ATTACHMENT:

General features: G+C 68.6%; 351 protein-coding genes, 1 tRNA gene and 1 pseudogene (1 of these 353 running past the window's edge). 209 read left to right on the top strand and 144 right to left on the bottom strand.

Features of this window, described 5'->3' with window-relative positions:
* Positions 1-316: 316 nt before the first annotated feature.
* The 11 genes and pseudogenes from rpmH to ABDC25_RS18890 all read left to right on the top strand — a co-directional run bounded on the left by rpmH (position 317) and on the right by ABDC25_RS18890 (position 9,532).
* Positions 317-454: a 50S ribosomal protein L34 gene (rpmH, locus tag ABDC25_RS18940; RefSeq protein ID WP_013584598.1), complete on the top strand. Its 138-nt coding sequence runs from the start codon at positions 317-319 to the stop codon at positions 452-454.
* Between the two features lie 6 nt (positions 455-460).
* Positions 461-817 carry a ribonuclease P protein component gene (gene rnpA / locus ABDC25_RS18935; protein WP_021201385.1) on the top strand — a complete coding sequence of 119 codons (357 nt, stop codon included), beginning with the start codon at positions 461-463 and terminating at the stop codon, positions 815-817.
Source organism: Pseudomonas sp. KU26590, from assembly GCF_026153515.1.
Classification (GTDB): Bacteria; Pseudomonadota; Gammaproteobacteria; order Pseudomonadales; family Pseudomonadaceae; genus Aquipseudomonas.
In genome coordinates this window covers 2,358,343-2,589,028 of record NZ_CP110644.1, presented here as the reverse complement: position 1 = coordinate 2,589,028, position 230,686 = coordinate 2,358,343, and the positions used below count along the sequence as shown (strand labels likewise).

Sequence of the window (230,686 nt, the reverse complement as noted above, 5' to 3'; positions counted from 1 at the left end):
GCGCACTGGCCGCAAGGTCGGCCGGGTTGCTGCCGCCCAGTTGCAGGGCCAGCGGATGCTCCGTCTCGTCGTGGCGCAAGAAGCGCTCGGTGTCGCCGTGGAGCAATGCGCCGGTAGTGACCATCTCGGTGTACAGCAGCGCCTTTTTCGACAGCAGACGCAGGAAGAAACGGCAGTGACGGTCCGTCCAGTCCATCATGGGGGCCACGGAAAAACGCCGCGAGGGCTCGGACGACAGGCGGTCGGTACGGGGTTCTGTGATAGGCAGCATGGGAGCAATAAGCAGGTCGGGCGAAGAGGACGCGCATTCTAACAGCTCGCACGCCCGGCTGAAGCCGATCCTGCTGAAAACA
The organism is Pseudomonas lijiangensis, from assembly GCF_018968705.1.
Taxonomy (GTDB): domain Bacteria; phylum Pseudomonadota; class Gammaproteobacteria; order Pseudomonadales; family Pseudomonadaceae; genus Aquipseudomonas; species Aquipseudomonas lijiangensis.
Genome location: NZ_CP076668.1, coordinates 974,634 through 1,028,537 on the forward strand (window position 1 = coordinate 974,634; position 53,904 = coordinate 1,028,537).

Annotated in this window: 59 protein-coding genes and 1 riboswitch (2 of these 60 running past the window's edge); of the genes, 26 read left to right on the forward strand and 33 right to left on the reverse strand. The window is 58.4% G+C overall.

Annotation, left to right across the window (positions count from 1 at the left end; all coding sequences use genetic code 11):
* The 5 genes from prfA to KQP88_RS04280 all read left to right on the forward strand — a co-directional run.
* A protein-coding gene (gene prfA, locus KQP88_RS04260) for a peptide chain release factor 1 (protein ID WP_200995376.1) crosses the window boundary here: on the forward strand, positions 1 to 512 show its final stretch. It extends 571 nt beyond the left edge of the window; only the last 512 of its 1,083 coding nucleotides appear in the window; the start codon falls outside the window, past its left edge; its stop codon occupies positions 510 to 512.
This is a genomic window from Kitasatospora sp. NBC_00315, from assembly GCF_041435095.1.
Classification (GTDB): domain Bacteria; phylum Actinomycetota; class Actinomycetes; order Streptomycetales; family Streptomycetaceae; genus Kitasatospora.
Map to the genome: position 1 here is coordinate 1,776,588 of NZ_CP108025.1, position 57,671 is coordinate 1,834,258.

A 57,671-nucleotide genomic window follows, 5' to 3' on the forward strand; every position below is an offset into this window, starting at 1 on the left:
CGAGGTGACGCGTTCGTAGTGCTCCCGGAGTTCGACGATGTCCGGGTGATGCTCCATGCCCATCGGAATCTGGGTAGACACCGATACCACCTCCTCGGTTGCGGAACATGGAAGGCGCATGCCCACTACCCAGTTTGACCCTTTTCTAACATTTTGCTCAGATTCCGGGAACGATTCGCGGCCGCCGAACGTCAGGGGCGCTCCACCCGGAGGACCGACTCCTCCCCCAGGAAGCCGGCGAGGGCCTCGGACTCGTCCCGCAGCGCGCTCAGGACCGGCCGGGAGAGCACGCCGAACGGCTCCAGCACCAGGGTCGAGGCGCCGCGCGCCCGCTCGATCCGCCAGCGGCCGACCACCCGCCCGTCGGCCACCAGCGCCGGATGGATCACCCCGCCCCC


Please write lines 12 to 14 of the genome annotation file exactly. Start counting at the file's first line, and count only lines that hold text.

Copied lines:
GCGCACTGGCCGCAAGGTCGGCCGGGTTGCTGCCGCCCAGTTGCAGGGCCAGCGGATGCTCCGTCTCGTCGTGGCGCAAGAAGCGCTCGGTGTCGCCGTGGAGCAATGCGCCGGTAGTGACCATCTCGGTGTACAGCAGCGCCTTTTTCGACAGCAGACGCAGGAAGAAACGGCAGTGACGGTCCGTCCAGTCCATCATGGGGGCCACGGAAAAACGCCGCGAGGGCTCGGACGACAGGCGGTCGGTACGGGGTTCTGTGATAGGCAGCATGGGAGCAATAAGCAGGTCGGGCGAAGAGGACGCGCATTCTAACAGCTCGCACGCCCGGCTGAAGCCGATCCTGCTGAAAACA
The organism is Pseudomonas lijiangensis, from assembly GCF_018968705.1.
Taxonomy (GTDB): domain Bacteria; phylum Pseudomonadota; class Gammaproteobacteria; order Pseudomonadales; family Pseudomonadaceae; genus Aquipseudomonas; species Aquipseudomonas lijiangensis.